Violent  re-  Bclisarius.      Stephanus,  in  his  grief  at  the  calami- 

stephanus.  tics  which  had  befallen  his  native  city,  assailed 
with  bitter  reproaches  'that  betrayer  of  his  country, 
that  wickedest  of  men,  who  had  sold  his  city  in 
order  to  curry  favour  with  the  Goths.  Had  the 
cause  of  the  barbarians  triumphed,  Asclepiodotus 
would  have  enounced  the  patriots  as  traitors  and 
hounded  them  to  the  death.  Only  the  valour  of 
Belisarius  had  delivered  them  from  this  calamity.' 
With  some  dignity  Asclepiodotus  replied  that  the 
invective  of  Stephanus  was  really  his  highest  praise, 
since  it  showed  that  he  had  been  firm  in  his  duty 
to  those  whom  he  found  set  over  him.  Now 
that  by  the  fortune  of  war  Neapolis  had  passed 

Fate  of  the  orators  of  the  war-party,        69 

under  the  power  of  the  Emperor,  Asclepiodotus  book  v. 
would   be   found    as    faithful    a    servant    of   the  . — 1_ 
Empire    as    he    had    been    of   the    Goths,    while      ^^  * 
Stephanus    at    the    first    whisper    of    ill-fortune 
would  be  found  veering  back  again  from  his  new 
to  his  old  allegiance. 

We  are  not  told  what  part  Belisarius  took  in  Death  of 
this  quarrel.  The  populace  followed  Asclepio-  dotus. 
dotus  on  his  departure  from  the  generaFs  tent, 
assailed  him  with  reproaches  as  author  of  all  their 
miseries,  and  at  length  slew  him  and  mangled  his 
remains.  Then  seeking  the  house  of  Pastor,  they 
would  not  for  a  long  time  believe  his  slaves  who 
assured  them  of  his  death.  Satisfied  at  last  by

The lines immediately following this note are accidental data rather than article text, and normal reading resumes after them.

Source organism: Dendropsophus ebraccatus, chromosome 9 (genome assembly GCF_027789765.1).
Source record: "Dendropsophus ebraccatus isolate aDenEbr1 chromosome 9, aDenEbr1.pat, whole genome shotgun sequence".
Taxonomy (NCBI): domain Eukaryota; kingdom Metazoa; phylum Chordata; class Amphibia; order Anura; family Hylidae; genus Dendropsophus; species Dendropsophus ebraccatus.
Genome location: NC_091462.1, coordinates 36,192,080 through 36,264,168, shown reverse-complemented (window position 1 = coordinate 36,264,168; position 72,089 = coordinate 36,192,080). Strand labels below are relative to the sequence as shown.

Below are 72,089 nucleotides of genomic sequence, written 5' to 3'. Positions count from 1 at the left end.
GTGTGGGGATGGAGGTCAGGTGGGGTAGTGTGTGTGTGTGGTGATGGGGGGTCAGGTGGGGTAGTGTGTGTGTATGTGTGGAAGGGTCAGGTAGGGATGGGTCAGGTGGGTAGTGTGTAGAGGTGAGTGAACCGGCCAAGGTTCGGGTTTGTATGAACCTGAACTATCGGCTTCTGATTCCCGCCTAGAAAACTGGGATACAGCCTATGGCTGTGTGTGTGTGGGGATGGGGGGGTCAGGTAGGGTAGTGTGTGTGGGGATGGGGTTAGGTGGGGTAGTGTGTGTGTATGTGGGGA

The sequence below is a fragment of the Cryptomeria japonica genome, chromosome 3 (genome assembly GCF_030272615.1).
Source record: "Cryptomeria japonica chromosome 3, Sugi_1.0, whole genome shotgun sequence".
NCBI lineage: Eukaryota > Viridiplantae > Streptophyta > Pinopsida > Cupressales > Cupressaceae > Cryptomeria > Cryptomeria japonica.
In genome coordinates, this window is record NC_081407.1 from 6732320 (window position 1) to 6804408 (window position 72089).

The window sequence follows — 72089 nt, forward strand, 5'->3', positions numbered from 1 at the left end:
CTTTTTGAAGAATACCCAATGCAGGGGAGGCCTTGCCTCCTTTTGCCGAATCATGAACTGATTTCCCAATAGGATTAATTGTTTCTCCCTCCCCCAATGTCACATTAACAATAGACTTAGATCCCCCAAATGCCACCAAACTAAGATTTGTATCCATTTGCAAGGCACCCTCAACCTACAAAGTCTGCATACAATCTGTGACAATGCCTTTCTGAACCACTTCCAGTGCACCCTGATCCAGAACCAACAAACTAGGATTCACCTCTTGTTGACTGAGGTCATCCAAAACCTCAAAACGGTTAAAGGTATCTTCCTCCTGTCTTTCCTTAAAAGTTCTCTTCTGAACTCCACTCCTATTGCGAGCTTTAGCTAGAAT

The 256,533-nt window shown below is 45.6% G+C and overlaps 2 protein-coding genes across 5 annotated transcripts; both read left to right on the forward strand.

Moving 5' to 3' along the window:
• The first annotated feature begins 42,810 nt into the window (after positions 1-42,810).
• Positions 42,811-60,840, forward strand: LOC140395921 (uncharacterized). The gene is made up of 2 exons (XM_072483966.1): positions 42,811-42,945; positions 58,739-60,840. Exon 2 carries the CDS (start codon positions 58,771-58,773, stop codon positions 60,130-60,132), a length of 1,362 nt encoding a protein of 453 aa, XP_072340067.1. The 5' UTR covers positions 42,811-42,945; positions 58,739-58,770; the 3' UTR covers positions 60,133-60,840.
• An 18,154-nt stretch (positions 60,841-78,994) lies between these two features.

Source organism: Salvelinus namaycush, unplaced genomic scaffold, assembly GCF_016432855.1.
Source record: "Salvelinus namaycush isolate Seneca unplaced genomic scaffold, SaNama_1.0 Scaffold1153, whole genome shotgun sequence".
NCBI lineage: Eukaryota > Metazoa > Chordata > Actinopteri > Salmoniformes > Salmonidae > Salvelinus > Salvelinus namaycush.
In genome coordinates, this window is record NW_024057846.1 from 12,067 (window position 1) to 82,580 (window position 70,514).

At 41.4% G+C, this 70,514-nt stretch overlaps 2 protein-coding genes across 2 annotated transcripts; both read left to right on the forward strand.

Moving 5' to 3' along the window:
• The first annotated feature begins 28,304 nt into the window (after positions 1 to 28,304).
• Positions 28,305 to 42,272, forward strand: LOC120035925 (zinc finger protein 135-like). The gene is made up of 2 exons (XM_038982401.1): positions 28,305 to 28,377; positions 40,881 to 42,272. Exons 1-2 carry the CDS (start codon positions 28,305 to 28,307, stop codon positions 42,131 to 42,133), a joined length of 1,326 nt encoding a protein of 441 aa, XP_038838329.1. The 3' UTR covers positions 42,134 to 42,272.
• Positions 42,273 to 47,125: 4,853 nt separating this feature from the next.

the  sight  of  his  dead  body,  they  dragged  it  forth 
from  the  city  and  hung  it  ignominiously  on  a  gibbet. 
They  then  repaired  to  the  quarters  of  Belisarius, 
told  him  what  they  had  done,  and  craved  pardon 
for  the  display  of  their  righteous  indignation,  a 
pardon  which  was  readily  granted. 

So  ended  the  Byzantine  siege  of  Naples.  The 
only  remembrance  of  it  which,  in  the  changed 
circumstances  of  the  city,  a  modern  traveller  can 
obtain,  is  furnished  by  a  few  red  arches  which, 
under  the  name  of  Ponti  Eossi,  traverse  one  of 
the  roads  leading  north-eastwards  from  the  city, 
a  little  below  the  royal  palace  of  Capo  di  Monte. 
At  this  point  apparently  the  aqueduct  which  led 
into  the  city  of  Naples  branched  off  from  the 
main  line  which  held  on  its  course  westwards  to 
Puteoli   and   Baiae.     Over  these  arches  marched 

70      Belisarius  at  Carthage  and  at  Naples, 

BOOKV.  the  hardy  Isaurians  on  that  perilous  midnight 
^'  adventure  which  resulted  in  the  capture  of 
^^^'     Neapolis^ 

^  Lord  Stanhope  (Life  of  Belisarius,  p.  i8o),  following 
Muratori,  says  that  it  was  through  this  same  aqueduct  that 
Alfonso  of  Arragon  entered  the  city  in  1442.  But  this,  I  am 
informed  by  S.  Capasso,  is  an  error.  The  aqueduct  through 
which  the  Spaniards  entered  the  city  was  called  '  della  Bella.'